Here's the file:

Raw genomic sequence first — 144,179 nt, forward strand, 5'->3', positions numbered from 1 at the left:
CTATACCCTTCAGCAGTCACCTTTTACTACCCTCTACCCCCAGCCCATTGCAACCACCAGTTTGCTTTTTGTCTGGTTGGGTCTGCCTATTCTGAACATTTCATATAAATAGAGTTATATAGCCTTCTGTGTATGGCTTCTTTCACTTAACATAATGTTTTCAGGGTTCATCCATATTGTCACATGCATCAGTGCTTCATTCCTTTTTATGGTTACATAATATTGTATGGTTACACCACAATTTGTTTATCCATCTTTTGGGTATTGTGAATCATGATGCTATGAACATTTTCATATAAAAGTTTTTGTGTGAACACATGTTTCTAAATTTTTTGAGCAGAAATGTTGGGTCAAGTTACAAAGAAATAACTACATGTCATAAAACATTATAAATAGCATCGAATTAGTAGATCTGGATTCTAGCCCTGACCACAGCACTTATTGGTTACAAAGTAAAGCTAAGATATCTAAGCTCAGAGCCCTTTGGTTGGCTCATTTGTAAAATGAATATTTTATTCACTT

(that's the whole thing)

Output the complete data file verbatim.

Raw genomic sequence first — 144,179 nt, forward strand, 5'->3', positions numbered from 1 at the left:
CTATACCCTTCAGCAGTCACCTTTTACTACCCTCTACCCCCAGCCCATTGCAACCACCAGTTTGCTTTTTGTCTGGTTGGGTCTGCCTATTCTGAACATTTCATATAAATAGAGTTATATAGCCTTCTGTGTATGGCTTCTTTCACTTAACATAATGTTTTCAGGGTTCATCCATATTGTCACATGCATCAGTGCTTCATTCCTTTTTATGGTTACATAATATTGTATGGTTACACCACAATTTGTTTATCCATCTTTTGGGTATTGTGAATCATGATGCTATGAACATTTTCATATAAAAGTTTTTGTGTGAACACATGTTTCTAAATTTTTTGAGCAGAAATGTTGGGTCAAGTTACAAAGAAATAACTACATGTCATAAAACATTATAAATAGCATCGAATTAGTAGATCTGGATTCTAGCCCTGACCACAGCACTTATTGGTTACAAAGTAAAGCTAAGATATCTAAGCTCAGAGCCCTTTGGTTGGCTCATTTGTAAAATGAATATTTTATTCACTT